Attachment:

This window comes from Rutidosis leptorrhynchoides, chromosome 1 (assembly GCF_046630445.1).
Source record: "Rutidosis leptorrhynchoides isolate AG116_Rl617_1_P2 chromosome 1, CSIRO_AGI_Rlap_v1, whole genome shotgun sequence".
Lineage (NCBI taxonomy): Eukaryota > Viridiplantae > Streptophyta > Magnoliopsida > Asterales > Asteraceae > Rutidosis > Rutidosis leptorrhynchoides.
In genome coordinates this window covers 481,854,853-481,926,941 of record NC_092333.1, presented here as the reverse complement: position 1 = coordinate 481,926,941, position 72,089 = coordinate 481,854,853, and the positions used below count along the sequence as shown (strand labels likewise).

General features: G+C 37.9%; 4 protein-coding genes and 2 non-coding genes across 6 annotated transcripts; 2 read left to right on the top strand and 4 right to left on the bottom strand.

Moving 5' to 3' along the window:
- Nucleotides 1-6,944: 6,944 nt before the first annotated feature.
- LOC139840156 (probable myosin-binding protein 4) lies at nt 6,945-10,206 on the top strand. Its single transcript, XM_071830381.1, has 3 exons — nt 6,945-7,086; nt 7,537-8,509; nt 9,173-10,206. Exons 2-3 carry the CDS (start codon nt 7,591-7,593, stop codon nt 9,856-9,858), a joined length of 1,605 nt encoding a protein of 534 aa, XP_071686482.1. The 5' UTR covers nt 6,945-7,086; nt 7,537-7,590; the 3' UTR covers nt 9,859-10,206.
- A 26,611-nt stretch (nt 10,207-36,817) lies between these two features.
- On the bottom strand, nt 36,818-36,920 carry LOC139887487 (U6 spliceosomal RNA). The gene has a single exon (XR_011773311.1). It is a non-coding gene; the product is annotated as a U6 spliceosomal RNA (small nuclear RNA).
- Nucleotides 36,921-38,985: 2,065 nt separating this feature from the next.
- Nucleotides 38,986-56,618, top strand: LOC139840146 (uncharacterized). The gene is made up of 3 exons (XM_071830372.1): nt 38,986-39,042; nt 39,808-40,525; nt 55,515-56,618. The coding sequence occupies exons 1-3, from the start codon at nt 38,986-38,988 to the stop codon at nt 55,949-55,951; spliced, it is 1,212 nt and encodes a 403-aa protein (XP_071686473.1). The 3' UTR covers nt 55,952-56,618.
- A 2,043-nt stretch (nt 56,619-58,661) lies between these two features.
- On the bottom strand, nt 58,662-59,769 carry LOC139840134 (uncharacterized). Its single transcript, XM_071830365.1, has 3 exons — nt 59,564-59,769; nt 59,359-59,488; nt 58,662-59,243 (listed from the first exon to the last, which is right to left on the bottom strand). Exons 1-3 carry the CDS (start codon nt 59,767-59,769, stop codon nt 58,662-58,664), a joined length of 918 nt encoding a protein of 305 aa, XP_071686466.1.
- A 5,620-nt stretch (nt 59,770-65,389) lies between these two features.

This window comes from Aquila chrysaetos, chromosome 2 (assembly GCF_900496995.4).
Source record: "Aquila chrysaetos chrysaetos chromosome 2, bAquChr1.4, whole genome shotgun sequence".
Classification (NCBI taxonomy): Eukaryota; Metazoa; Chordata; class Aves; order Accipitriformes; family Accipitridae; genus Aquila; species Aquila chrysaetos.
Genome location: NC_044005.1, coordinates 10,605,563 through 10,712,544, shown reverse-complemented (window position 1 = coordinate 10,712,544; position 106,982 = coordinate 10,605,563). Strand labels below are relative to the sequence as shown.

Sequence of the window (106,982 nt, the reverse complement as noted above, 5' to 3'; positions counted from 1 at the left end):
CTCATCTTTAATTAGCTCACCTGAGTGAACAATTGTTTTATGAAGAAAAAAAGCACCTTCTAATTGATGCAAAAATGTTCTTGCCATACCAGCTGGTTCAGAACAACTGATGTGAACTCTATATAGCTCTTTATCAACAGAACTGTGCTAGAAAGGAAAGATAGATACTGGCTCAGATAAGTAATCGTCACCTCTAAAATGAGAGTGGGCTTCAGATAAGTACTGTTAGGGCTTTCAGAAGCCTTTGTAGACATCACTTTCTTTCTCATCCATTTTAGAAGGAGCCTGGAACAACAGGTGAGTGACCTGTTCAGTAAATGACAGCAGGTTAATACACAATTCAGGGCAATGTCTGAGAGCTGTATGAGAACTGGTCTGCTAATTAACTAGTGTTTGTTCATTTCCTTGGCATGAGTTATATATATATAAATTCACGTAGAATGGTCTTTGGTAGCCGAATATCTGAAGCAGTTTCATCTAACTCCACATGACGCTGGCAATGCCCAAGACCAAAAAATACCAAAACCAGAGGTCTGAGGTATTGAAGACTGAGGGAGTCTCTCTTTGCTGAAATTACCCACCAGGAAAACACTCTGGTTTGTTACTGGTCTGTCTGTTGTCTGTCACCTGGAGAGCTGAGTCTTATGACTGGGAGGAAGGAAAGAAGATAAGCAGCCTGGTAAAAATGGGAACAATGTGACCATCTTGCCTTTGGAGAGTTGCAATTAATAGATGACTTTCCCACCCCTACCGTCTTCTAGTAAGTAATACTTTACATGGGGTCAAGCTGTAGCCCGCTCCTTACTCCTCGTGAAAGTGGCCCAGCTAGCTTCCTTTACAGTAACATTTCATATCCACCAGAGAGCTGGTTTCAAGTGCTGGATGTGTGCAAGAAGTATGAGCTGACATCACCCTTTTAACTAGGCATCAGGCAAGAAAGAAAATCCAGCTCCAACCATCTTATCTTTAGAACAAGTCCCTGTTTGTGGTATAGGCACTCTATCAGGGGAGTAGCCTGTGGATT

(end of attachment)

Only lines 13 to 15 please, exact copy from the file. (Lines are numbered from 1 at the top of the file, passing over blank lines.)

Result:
- A 2,043-nt stretch (nt 56,619-58,661) lies between these two features.
- On the bottom strand, nt 58,662-59,769 carry LOC139840134 (uncharacterized). Its single transcript, XM_071830365.1, has 3 exons — nt 59,564-59,769; nt 59,359-59,488; nt 58,662-59,243 (listed from the first exon to the last, which is right to left on the bottom strand). Exons 1-3 carry the CDS (start codon nt 59,767-59,769, stop codon nt 58,662-58,664), a joined length of 918 nt encoding a protein of 305 aa, XP_071686466.1.
- A 5,620-nt stretch (nt 59,770-65,389) lies between these two features.